Secular Black organizations in Alberta first emerged in the 1910s and 1920s. The Colored Protective Association, founded in 1910, organized social activities and fought organized discrimination. In Edmonton, the Universal Negro Improvement Association was dedicated to Black self-improvement, while the Negro Welfare Association of Alberta attempted to resolve the problem of unemployment among the Black community. Although most of these organizations floundered in the 1920s, their objectives would provide the impetus that allowed them to resurface in the 1940s with the onset of the Second World War. The war, despite all of its atrocities, created new economic opportunities for Alberta’s urban Black community. For example, Blacks made their first breakthrough in the provincial civil service when Ruth Heslep started a job as a stenographer.
Alberta’s urban Black community made considerable strides—economically, politically, and socially—during the 1940s. After the Second World War, the emerging awareness of Hitler’s atrocities resonated worldwide and created heightened sensitivity about the dangers of racism. Domestically, the press began to publish accounts of racism in Calgary and Edmonton, an interesting development, considering the tenor of earlier writing on Black immigration. Most notably, it acknowledged local individuals and organizations guilty of discriminatory practices. Local politicians became actively involved in an effort to combat discrimination, particularly in the workforce.
In 1947, Blacks in Calgary founded the Alberta Association for the Advancement of Colored People (AAACP). With jazz musician Melvin Crump as president, the AAACP played an instrumental role in the social and political life of Calgary’s Black community for over a decade. The AAACP was a voice for Calgary’s Blacks and it gave them an opportunity to confront discrimination head-on. Moreover, the AAACP created scholarships for Alberta’s young Blacks and, with the assistance of Philip Randolph, head of the American-based Brotherhood of Sleeping Car Porters, and Stanley Grizzle, a union organizer and well-known advocate for equal rights, it fought to change the public’s stereotypical image of Alberta’s Black community.
The development of the Civil Rights Movement in the United States during the 1950s further perpetuated the idea that racism and discrimination were unacceptable in Canada. Canadians listened to the speeches of Martin Luther King, Jr. and observed the tactics employed by African-Americans, including boycotts, sit-ins, and Freedom Rides. By actively confronting racism and discrimination, American Blacks, during the 1950s and 1960s, regained their constitutional rights. These events led directly to increased sensitivity about the existence of discrimination in Canada. By passing several Acts aimed at curbing discrimination, and in particular, discrimination in the workplace, the Government of Alberta soon became actively involved in the process of raising awareness. In 1955, the provincial government passed theFair Employment Practices Act followed by theEqual Pay Act two years later. In 1966, a Human Rights Code was introduced. Criticism of the Acts focused on the government’s inability to enforce specific mandates and on the lack of punishment issued to individuals who violated them. Regardless, the new legislation was seen as a step in the right direction.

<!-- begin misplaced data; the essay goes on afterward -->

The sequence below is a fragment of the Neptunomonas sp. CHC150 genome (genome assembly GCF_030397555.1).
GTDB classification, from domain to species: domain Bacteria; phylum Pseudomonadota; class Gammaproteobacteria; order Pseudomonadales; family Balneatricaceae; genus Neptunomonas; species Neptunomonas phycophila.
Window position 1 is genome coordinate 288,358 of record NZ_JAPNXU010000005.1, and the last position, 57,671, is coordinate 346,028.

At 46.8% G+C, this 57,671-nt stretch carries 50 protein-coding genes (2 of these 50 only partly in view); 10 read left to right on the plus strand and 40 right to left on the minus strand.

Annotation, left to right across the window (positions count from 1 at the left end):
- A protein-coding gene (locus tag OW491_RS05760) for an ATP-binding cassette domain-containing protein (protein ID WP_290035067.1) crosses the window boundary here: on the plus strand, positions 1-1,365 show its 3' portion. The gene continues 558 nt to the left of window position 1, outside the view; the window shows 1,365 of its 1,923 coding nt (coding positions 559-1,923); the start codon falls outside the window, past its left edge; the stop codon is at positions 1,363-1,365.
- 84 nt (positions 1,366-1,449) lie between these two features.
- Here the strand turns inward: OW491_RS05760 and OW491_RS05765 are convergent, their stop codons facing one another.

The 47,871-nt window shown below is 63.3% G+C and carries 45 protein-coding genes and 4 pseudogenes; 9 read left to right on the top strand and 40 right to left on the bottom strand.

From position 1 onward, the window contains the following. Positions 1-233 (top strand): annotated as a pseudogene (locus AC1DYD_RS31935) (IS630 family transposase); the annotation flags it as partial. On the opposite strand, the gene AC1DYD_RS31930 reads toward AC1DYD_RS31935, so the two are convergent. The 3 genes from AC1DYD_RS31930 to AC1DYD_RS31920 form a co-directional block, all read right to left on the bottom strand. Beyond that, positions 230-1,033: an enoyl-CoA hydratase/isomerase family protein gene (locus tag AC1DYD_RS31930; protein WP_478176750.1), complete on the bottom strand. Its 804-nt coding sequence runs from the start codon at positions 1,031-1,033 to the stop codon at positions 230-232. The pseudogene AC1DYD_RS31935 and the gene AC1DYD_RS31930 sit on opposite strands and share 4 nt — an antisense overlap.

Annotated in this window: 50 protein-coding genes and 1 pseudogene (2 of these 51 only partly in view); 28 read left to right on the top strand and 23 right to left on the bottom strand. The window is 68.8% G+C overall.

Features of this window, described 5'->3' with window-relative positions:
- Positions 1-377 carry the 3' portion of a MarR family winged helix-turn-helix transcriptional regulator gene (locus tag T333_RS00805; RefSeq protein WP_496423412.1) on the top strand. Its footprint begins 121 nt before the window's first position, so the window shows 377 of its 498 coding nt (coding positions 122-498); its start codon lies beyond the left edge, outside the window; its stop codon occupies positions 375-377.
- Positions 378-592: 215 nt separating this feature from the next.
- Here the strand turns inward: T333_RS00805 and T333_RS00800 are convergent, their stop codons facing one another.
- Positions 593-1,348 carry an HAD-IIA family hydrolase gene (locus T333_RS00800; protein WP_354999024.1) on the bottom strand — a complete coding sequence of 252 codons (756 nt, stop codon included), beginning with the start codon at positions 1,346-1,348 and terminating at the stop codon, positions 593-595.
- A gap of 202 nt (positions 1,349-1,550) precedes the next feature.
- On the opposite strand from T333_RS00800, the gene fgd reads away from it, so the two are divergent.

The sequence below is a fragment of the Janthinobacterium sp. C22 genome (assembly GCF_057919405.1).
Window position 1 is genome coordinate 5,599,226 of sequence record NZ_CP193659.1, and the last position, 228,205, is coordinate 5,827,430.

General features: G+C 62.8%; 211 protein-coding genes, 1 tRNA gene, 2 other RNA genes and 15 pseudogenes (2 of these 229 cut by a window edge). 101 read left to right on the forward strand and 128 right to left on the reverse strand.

The passing of Alberta’s anti-discrimination laws opened more professional employment opportunities to Blacks in Alberta. Some still worked in traditional labour jobs; however, others were able to apply their skills in more specialized and better-paying jobs. In a short time, Blacks in Alberta became middle-level office managers, tradesmen, and heavy equipment operators. Black women became secretaries, nurses, and teachers. Varying sociopolitical factors during this era resulted in greater acceptance and increased integration of Alberta’s Black community.